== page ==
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I'm trying to change the state of a relay according to the state of a digital input in an Arduino with an ethernet shield. It works sometimes and some other times it doesn't work.

My code:

const int led1 = 2;
const int enable1 = 4;
boolean led1_OnOff;

void setup() {
  led1_OnOff = false;
  pinMode(enable1, INPUT);
  digitalWrite(enable1, LOW);
  pinMode(led1, OUTPUT);
}

void loop() {
  if(digitalRead(enable1) == HIGH) {
    if(led1_OnOff == true) {
      led1_OnOff = false;
    } else {
      led1_OnOff = true;
    }
  }

  if(led1_OnOff == true)
    digitalWrite(led1, HIGH);
  else
    digitalWrite(led1, LOW);
}

My schematics:

Relay 5v -> arduino 5v Relay gnd -> arduino gnd Relay in -> digital pin 2 Relay com -> 220 AC Relay NC -> 220 AC Push button pin 1 -> Arduino 5v Push button pin 2 -> digital pin 4

Pin 2 is connected to the relay enable pin and pin 4 is connected to a push button and the boolean is used for saving the state.

Can anyone tell me what the problem is, and why the relay doesn't work most of the time?

  • Your "My Schematics" is a description, not a schematic. Please make a schematic showing how the Arduino drives your relay. Is it directly connected? How much current does your relay's coil draw? An Arduino pin is only meant to supply 20ma with an absolute maximum of 40ma. It may just not have enough drive. You'll also need a diode to across the coil to quench the inductive kickback when you release the coil, to stop it reaching and destroying the Arduino pin. – JRobert Jan 30 '17 at 19:00
  • Thanks for stopping by...I already answered my question so no need to tell you more about my schematic as it is already right and there is nothing wrong about it...have a good day. – Kareem Essam Gaber Jan 30 '17 at 19:31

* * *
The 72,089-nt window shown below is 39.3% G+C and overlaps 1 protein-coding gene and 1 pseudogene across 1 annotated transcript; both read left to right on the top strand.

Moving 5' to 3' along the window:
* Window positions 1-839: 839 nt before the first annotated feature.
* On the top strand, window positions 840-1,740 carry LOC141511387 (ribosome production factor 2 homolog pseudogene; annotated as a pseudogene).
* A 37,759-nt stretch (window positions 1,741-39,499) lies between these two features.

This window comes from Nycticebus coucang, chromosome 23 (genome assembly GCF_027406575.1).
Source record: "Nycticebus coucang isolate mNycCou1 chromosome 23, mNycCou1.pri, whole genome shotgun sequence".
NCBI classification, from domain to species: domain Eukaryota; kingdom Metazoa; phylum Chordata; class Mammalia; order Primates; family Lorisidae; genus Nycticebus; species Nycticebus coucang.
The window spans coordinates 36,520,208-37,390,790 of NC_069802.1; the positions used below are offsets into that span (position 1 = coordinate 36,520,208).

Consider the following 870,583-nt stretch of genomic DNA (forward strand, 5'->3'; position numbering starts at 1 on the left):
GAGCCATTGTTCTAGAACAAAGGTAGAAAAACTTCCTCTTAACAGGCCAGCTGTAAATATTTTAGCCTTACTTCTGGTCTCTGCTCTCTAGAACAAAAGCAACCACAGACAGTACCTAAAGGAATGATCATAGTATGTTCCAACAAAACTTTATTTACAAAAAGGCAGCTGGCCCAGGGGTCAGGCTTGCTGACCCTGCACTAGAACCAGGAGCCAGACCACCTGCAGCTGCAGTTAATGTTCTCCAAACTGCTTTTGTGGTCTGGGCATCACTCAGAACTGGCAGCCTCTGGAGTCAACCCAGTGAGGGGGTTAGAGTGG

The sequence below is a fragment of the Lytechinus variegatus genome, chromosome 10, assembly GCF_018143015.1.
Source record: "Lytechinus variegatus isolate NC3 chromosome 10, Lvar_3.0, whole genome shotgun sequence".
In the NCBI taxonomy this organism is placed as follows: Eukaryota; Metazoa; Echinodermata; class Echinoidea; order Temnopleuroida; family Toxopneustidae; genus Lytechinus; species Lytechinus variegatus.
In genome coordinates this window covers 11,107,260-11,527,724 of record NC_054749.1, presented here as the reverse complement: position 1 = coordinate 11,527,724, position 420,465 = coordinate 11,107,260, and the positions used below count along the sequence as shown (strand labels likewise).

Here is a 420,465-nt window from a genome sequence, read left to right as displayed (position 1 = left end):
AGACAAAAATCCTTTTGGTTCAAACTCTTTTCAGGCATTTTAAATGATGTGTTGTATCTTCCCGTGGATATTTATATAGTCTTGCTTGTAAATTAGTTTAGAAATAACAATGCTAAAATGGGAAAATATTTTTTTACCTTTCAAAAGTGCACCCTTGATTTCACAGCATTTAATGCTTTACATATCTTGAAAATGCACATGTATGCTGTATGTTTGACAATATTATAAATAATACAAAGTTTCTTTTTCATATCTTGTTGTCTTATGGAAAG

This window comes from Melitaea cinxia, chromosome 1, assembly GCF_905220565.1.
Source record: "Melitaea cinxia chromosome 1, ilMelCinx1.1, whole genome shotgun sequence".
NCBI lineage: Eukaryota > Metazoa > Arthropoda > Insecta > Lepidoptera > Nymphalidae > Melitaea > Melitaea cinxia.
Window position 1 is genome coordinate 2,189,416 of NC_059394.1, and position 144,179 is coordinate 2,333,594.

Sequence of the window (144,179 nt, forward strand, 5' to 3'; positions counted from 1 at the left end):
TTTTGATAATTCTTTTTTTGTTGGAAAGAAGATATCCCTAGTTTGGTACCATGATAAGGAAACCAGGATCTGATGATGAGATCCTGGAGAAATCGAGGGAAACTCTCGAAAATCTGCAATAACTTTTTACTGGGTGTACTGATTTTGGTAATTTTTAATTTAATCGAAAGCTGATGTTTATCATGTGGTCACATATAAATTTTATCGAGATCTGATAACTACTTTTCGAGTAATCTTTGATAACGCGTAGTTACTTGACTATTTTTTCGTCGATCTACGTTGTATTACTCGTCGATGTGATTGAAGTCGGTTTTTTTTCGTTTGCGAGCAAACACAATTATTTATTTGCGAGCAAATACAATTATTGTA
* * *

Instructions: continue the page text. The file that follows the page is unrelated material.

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Assuming your circuit is correct (and perhaps it is, since you imply that it works some of the time), the first obvious problem is that when you press the button, the code will repeatedly toggle the output, very very fast. It may seem to you like you're only pressing the button for a moment, but the code will loop many many times. When you release the button, it's a 50/50 chance whether it leaves the relay on or off.

To solve this, you can wait until the button is released before checking again.

In addition to this, you may have switch bounce. There are nicer ways of fixing this, but for your stated purpose, waiting 0.1s after a releae before checking the button again is probably sufficient.

....
void loop() {
  if(digitalRead(enable1) == HIGH)
  {
    if(led1_OnOff == true)
    {
      led1_OnOff = false;
      //+digitalWrite(led1, LOW);
    }
    else
    {
      led1_OnOff = true;
      //digitalWrite(led1, HIGH);
    }

    // Wait for the button to be released
    while(digitalRead(enable1) == HIGH)
    {
      // do nothing, just wait
    }
    // Poor-man's debounce
    delay(100);
  }

  if(led1_OnOff == true)
    digitalWrite(led1, HIGH);
  else
    digitalWrite(led1, LOW);
}